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Nero 54 AD

Emperor Nero is considered one of the worst Roman rulers in the history of its republic and empire. Many of his contemporaries made him out to be a madman and that he was not well liked as a ruler. Some sources claimed that Nero was liked by the people, but his public appeal had waned after he supposedly set Rome on fire during his reign. He was known to persecute the early Christian believers who lived in Rome setting them on fire to light up the grounds near his palace during the night.

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Nero’s Childhood in Rome

Emperor Nero was born in 37 A.D., and he came to power in 54 A.D. Where is he listed on the Bible Timeline Poster. Nero was born to Gnaeus Domitius Ahenobarbus who was the relative of five Julio-Claudian Emperors. Agrippa the Younger was his mother. She eventually married Emperor Claudius, who adopted Nero as his son.

Shortly before this took place, Nero’s father died in 40 A.D., and he left him an inheritance. Emperor Caligula was the ruling emperor during the time of Gnaeus death. After he had seized Nero’s wealth, he forced him to live with his aunt, Domitia Lepidia. Nero was never expected to become emperor because his uncle Emperor Caligula could produce his own heir, but Caligula was not taking any chances. Agrippa did not have any power to stop him from altering Nero’s life because she had been exiled. Emperor Caligula was eventually assassinated, and Claudius became the next emperor.

Claudius pronounced Nero an adult at the age of 14 and gave him various responsibilities such as being proconsul and he made appearances around Rome with Claudius. He was also featured on Roman coins. When Claudius had passed away in 54 A.D., he became emperor.

Nero Rules Rome

Nero’s mother acted as regent because Nero was not fully an adult when he came to power. She ruled the kingdom until Nero moved her away a few years later into a residence far from the palace. Nero used sensible reforms when he was emperor, and he also kept politicians from engaging in corruption with the treasury. He participated in legal matters, and he prohibited condemned criminals and gladiators from dying in the games.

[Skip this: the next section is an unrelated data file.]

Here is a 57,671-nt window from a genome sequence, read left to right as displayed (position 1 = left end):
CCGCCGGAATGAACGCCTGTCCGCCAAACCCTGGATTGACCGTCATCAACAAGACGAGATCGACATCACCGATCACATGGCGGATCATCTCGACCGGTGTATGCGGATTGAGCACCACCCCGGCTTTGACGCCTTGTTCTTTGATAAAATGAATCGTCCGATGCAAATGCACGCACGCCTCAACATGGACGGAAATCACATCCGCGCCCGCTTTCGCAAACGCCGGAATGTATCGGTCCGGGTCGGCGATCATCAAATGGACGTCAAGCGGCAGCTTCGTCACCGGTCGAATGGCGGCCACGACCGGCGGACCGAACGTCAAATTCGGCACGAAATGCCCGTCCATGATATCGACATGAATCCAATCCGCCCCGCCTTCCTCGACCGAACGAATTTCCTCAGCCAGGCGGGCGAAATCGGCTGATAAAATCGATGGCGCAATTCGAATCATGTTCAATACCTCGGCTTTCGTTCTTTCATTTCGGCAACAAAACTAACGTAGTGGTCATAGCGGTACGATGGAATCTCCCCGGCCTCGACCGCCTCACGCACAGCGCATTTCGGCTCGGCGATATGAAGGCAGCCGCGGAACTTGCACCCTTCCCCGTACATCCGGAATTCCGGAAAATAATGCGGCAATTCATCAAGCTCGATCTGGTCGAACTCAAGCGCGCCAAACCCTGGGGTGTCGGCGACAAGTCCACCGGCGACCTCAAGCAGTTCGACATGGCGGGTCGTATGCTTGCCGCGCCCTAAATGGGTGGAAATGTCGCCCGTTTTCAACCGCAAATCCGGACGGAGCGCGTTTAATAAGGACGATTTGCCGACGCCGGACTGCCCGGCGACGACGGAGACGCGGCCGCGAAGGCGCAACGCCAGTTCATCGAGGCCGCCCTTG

Nero was involved in deviant sexual practices and kept scandals going inside of the government. A famous historical incident occurred during his reign in which a huge fire was started, and a great deal of the city had burned down. Nero needed a scapegoat, and he blamed the Christians. He then began to persecute Christian people for this act even though they were not behind the incident. Nero went as far as to light up captured and condemned Christians as human torches for his parties and social events. This further damaged his reputation as a leader.

Nero left out of Rome on an extensive vacation to Greece, and while he was there, a famine and other problems had occurred. When he returned home, the people were ready for him to leave office. On June 9, AD 68, the notorious and deeply unpopular Nero fled to the port of Ostia to escape the members of the Praetorian Guard who were hunting him down. Ship captains refused to shelter him, and he was forced to flee to the outskirts of Rome to seek refuge. Nero asked his aide to assist in his suicide after he saw that he was already cornered by the Praetorian Guard. He died from the wound he sustained during the assisted suicide.

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